Fully automatic synthesis, in contrast, restricts itself to small fragments in order to sidestep undecidability. Studied classes include rectangular hybrid games [25], switching systems [52], linear systems with polyhedral sets [31, 52], and discrete abstractions [20, 21]. A well-known [55] systems synthesis approach translates specifications into finite-alternation games. Arbitrary first-order games are our source rather than target language. Their approach is only known to terminate for simpler classes [50, 51].

3 Constructive Hybrid Games

Hybrid games in CdGL are 2-player, zero-sum, and perfect-information, where continuous subgames are ordinary differential equations (ODEs) whose duration is chosen by a player. Hybrid games should not be confused with differential games which compete continuously [29, 43]. The players considered in this paper are Angel and Demon where the player currently controlling choices is always called Angel, while the player waiting to play is always called Demon. For any game \(\alpha \) and formula \(\phi ,\) the modal formula says Angel can play \(\alpha \) to ensure postcondition \(\phi ,\) while says Demon can play \(\alpha \) to ensure postcondition \(\phi \). These generalize safety and liveness modalities from DL. Dual games unique to GLs, take turns by switching the Angel and Demon roles in game \(\alpha \). The Curry-Howard interpretation of a proof of a CdGL modality or is a program which performs each player’s winning strategy. Games can have several winning strategies, each corresponding to a different proof and a different program.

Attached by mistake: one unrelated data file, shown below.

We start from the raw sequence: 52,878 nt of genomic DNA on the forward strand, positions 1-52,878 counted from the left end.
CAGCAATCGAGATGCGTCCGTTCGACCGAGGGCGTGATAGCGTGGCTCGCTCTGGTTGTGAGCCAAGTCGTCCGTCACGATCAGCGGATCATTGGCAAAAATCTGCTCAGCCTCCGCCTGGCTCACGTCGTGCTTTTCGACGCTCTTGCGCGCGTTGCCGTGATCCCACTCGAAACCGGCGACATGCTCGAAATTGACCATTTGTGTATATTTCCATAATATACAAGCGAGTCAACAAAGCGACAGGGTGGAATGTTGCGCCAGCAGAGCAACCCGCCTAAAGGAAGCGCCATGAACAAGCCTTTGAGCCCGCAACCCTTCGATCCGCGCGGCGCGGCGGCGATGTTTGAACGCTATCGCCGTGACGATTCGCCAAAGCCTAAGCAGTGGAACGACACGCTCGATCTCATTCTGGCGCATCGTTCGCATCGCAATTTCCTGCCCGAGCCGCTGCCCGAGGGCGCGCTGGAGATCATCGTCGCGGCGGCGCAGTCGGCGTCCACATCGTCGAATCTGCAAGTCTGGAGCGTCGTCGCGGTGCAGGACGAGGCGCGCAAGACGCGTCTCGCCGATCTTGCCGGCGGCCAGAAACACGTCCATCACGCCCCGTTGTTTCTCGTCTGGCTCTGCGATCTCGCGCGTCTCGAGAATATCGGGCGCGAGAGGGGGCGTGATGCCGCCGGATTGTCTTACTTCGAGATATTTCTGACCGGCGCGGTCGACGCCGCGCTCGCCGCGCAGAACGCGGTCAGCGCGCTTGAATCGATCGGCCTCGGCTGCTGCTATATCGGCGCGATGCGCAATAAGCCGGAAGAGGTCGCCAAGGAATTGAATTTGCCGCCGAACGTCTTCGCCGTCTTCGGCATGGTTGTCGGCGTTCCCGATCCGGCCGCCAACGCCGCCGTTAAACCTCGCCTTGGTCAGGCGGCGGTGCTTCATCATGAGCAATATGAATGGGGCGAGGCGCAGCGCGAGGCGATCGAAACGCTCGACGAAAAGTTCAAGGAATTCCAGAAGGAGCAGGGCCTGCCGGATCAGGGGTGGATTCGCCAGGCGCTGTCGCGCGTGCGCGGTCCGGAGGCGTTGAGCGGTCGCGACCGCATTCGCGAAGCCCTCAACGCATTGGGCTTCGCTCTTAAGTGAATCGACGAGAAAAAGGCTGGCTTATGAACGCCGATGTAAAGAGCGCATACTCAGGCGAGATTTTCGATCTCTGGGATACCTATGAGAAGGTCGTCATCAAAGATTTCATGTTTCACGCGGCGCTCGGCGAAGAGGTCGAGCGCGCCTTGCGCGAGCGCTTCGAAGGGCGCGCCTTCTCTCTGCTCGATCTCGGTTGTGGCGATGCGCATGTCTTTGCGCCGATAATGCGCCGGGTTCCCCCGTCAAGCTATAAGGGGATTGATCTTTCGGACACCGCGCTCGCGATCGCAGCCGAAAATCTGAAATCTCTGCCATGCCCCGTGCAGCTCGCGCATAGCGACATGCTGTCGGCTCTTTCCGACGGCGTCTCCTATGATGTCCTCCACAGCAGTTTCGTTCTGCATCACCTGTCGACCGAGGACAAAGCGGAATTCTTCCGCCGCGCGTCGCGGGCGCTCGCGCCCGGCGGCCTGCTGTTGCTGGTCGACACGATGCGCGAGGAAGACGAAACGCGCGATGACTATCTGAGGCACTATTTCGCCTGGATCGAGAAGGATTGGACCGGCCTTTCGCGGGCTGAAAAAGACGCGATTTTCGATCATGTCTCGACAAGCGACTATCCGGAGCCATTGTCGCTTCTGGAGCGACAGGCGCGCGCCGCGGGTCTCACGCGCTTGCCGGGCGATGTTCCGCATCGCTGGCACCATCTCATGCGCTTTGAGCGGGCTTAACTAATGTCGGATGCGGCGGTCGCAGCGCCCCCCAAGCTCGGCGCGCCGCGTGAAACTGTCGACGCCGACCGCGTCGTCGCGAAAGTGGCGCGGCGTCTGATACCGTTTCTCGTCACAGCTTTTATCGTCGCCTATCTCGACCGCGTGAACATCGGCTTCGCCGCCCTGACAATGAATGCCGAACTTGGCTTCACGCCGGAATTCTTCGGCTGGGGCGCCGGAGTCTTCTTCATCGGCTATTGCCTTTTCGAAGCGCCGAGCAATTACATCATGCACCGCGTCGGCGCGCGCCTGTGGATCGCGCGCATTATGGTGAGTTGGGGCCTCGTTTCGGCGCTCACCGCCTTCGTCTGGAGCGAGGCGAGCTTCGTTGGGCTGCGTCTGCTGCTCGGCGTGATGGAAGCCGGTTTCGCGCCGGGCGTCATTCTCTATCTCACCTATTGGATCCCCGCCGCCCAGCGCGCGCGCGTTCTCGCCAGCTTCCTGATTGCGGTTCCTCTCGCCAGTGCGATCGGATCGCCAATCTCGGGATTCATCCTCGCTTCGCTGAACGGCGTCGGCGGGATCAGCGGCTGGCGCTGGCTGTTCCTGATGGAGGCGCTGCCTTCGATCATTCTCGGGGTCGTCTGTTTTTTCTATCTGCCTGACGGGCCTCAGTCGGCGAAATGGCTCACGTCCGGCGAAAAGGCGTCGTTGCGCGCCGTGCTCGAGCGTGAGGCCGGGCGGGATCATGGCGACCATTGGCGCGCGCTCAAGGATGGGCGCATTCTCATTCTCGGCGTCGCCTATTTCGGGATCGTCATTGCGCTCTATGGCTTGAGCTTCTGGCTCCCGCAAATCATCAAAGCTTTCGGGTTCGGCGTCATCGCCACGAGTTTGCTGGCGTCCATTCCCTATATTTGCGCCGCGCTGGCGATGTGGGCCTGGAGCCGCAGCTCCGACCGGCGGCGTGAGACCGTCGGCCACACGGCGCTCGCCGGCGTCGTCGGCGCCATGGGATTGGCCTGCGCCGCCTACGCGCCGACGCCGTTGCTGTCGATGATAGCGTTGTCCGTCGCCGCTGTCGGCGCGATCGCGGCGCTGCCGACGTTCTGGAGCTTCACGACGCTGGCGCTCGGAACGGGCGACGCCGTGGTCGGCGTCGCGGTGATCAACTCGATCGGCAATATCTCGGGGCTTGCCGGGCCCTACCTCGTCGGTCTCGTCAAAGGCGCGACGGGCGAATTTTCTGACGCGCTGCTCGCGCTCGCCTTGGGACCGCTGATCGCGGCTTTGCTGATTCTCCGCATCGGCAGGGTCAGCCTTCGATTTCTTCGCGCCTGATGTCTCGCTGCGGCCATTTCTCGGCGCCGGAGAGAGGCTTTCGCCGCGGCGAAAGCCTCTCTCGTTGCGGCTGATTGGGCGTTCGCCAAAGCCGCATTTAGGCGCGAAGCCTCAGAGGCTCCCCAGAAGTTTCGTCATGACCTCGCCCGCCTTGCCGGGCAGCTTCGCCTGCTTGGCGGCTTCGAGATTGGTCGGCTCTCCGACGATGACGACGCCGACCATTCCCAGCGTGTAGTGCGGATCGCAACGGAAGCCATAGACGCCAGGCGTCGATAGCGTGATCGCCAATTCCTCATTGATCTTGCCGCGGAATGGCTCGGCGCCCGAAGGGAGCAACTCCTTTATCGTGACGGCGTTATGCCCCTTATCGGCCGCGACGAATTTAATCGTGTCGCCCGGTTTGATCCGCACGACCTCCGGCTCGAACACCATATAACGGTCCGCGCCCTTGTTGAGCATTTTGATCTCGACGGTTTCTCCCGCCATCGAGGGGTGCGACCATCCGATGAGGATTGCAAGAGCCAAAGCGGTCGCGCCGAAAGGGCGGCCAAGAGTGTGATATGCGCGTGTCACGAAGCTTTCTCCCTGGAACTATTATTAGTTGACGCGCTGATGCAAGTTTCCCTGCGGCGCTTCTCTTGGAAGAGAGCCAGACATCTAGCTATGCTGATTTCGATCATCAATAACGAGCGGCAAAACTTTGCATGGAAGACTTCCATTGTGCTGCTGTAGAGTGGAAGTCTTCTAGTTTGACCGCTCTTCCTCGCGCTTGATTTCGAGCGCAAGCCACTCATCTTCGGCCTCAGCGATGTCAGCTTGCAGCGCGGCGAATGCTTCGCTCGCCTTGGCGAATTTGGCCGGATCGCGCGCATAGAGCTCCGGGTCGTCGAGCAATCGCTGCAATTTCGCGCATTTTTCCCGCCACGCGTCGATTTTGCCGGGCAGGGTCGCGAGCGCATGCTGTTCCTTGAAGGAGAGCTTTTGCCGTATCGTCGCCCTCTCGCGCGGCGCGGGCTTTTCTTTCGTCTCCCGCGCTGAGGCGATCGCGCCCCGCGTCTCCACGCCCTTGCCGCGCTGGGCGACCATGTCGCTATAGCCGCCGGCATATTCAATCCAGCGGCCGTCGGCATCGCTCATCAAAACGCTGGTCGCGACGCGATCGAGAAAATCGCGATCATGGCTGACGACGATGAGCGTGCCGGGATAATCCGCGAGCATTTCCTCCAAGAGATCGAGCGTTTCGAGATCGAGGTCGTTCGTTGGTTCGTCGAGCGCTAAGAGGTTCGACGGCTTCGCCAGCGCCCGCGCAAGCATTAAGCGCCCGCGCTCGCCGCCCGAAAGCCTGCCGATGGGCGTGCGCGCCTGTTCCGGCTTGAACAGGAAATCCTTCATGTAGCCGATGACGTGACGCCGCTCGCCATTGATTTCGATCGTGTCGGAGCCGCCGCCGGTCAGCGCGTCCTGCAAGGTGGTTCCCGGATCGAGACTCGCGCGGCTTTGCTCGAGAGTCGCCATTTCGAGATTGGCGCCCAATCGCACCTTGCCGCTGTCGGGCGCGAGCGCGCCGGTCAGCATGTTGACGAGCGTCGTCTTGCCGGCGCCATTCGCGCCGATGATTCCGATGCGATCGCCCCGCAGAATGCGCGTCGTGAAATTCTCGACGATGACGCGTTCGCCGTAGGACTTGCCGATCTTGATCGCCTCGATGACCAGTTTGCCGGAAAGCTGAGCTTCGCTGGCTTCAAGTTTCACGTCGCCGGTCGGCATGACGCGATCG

3.1 Syntax of CdGL

We introduce the language of CdGL with three classes of expressions e: terms fg,  games \(\alpha ,\beta ,\) and formulas \(\phi , \psi .\) We characterize terms semantically for the sake of generality: a shallow embedding of CdGL inside a proof assistant might use the host language for terms. For games and formulas, we find it more convenient to explicitly and syntactically define a closed language.